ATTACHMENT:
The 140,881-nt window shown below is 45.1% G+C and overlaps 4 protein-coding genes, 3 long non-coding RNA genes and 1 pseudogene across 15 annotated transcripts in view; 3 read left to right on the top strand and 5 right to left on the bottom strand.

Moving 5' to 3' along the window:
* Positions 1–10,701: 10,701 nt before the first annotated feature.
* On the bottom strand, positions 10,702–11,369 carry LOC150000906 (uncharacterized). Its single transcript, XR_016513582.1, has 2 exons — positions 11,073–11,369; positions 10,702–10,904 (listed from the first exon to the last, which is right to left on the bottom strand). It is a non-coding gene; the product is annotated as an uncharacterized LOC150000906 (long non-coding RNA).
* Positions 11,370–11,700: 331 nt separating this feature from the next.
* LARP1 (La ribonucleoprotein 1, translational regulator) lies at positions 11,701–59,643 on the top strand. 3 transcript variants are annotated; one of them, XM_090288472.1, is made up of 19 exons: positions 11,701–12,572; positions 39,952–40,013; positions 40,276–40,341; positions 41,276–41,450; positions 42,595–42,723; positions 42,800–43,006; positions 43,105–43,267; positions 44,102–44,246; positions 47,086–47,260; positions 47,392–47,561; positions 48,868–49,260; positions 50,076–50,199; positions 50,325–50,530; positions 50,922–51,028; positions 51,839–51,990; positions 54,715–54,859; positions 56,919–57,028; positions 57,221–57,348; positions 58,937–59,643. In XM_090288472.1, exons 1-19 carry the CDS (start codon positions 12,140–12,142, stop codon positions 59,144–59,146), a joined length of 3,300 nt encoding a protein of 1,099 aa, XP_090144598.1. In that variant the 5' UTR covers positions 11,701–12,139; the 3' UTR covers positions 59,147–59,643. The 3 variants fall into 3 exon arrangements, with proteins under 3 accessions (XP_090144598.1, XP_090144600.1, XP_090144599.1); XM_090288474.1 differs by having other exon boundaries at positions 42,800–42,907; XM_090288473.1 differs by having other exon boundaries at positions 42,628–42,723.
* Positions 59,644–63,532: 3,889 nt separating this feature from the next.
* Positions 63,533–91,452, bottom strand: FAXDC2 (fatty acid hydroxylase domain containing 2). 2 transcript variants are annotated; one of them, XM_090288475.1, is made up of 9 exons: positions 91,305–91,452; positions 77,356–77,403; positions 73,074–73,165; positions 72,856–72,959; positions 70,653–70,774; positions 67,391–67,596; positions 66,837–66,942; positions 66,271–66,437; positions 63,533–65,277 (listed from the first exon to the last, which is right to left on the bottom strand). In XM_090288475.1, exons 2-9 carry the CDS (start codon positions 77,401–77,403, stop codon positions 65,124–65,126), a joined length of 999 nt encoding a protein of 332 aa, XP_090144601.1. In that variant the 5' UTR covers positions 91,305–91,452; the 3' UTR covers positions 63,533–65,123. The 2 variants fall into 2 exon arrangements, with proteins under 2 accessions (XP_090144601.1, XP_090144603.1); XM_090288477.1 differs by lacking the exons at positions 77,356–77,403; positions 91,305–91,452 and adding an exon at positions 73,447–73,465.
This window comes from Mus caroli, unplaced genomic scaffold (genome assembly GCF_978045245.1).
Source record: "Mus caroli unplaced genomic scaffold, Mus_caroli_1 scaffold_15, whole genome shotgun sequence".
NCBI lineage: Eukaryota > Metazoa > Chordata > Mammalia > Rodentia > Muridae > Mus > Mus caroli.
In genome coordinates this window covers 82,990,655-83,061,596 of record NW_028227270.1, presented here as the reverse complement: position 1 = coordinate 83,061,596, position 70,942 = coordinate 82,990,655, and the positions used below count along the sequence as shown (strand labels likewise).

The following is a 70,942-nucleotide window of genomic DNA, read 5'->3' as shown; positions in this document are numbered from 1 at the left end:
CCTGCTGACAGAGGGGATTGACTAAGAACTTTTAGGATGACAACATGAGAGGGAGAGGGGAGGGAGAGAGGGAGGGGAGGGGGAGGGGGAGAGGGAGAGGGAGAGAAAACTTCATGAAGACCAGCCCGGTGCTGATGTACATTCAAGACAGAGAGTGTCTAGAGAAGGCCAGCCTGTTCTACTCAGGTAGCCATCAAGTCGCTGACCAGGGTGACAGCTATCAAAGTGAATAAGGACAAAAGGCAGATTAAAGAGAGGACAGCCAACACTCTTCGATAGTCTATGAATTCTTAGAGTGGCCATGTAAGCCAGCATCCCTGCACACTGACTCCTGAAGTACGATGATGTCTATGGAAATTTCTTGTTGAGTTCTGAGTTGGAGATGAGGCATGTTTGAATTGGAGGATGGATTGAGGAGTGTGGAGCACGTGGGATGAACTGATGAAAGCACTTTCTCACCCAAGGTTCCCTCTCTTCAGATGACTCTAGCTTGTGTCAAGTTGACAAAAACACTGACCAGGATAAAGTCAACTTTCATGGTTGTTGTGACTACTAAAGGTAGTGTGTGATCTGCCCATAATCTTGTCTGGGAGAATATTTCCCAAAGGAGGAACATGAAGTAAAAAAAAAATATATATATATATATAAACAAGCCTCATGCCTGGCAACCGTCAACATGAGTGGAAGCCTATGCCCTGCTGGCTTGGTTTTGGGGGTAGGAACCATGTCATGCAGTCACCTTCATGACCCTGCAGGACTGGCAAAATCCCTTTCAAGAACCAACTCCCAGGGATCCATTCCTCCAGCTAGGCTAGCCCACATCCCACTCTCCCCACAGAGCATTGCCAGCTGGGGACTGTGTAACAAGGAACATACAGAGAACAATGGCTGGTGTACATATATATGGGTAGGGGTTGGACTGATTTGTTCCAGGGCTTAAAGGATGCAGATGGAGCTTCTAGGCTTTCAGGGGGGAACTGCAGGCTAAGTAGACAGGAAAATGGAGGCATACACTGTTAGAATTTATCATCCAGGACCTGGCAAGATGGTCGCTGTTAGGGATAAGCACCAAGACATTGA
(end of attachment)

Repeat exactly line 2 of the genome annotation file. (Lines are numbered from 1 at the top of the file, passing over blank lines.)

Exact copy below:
Moving 5' to 3' along the window: